By Tim Weber
Business Editor, BBC News website, in Davos
Mr Brown hopes for a commitment from all G7 nations
The world's seven richest countries - the G7 - should offer poor countries 100% debt relief, UK Chancellor Gordon Brown has said.
Speaking at the World Economic Forum in Davos, Mr Brown said he hoped to persuade his colleagues to commit to the goal by the end of the year.
His pledge has already won support from France's new Finance Minister, Herve Gaymard.
Both politicians promised to engage with Global Call to Action Against Poverty, a pressure group formed on Thursday at the World Social Forum in Brazil.
Held to account
Mr Brown also promised that the current round of trade talks would be the "first that is in the interest of developing countries".
Next Friday's meeting of the G7 finance minister would put debt relief and development issues at the top of its agenda, Mr Brown said, adding that this had been agreed with all the ministers from the world's richest countries.
The meeting will also be addressed by former South African President Nelson Mandela, who will argue the case for comprehensive debt relief.
Anti-poverty campaigners like rock star Bono and former president of Ireland Mary Robinson, now president of Oxfam International, praised the UK and French finance ministers, but warned that they would hold them to account at the end of the year.
Change of game
Global Call to Action Against Poverty is supported by a wide range of organisations, from Action Aid and the All Africa Council of Churches to global trade unions and World Vision International.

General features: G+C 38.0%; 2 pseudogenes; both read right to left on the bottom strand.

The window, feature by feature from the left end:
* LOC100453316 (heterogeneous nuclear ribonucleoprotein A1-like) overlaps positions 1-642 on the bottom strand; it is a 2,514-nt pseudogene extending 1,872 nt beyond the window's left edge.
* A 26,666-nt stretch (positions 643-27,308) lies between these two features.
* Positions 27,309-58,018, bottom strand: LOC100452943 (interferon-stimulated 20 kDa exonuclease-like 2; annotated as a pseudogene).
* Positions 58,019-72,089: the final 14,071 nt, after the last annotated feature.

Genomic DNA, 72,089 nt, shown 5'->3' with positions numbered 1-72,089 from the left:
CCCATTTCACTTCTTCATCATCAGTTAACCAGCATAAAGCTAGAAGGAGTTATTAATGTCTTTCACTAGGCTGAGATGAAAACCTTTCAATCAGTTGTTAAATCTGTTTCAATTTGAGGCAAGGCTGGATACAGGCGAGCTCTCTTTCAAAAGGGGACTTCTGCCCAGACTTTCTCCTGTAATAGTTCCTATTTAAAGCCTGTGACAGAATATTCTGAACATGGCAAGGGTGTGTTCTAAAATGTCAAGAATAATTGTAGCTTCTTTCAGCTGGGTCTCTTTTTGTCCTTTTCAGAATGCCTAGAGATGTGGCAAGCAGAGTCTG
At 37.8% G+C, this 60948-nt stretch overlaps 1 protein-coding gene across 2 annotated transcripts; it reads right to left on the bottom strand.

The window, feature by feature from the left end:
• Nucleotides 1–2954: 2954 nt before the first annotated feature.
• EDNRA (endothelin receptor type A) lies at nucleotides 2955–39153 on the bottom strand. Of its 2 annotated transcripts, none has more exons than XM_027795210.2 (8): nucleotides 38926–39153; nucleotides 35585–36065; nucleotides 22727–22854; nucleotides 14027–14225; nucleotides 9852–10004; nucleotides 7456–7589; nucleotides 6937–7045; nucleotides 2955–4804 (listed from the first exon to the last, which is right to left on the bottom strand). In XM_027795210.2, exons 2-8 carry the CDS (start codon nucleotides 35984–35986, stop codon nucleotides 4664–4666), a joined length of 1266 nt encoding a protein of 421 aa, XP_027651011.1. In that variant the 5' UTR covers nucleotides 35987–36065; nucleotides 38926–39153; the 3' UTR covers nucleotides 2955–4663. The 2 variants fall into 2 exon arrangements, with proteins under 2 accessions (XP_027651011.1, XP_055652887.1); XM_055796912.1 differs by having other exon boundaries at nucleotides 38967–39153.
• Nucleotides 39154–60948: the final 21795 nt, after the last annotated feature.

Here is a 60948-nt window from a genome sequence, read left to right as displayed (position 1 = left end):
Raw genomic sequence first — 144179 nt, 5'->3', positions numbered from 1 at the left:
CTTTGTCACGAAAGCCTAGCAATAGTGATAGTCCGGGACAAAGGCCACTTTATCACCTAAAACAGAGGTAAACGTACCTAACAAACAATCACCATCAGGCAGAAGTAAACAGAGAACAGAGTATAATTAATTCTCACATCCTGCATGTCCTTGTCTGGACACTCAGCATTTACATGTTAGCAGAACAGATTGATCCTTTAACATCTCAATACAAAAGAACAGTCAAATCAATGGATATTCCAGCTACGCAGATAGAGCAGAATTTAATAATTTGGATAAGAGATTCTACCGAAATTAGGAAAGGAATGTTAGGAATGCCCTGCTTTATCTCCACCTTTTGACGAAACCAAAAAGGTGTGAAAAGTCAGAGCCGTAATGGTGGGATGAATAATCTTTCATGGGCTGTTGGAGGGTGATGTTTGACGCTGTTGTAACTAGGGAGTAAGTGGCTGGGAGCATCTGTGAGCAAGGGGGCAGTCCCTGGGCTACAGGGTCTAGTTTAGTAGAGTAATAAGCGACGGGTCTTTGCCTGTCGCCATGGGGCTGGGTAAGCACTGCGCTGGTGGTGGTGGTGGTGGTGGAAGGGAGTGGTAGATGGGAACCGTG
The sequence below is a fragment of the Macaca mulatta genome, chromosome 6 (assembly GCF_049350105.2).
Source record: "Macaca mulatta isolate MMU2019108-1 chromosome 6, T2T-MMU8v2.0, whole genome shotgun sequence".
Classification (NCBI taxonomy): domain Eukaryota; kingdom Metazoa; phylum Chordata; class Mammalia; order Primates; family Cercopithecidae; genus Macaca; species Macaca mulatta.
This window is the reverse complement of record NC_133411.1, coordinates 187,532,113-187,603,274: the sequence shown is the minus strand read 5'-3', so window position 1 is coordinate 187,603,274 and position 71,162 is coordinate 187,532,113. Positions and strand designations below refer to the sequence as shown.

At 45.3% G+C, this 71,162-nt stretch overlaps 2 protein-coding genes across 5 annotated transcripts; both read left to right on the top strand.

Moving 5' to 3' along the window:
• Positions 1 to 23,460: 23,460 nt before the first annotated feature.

The organisation plans three action days this year to lobby G7 governments with peaceful demonstrations.
Mrs Robinson said there was still a lack of political will to tackle poverty, despite the support from the UK and France, and the promise by German Chancellor Gerhard Schroeder to support a major British debt relief initiative.
Mr Schroeder had told delegates at the World Economic Forum that he would back a UK proposal to increase funding for the United Nation's Millennium Development Goals by refinancing the so-called International Finance Facility.
He also backed a proposal made by French President Jacques Chirac on Wednesday to tax speculative cross-border financial transactions, a suggestion that has been greeted with scepticism in Britain and the United States.
Bono, speaking at Davos, described Mr Brown's plan as a turning point in the campaign to tackle world poverty.
"There are moments in these campaigns when you feel the game change. Today I knew the game had changed.
"This is supposed to be a talking shop but instead something very real has come out of it."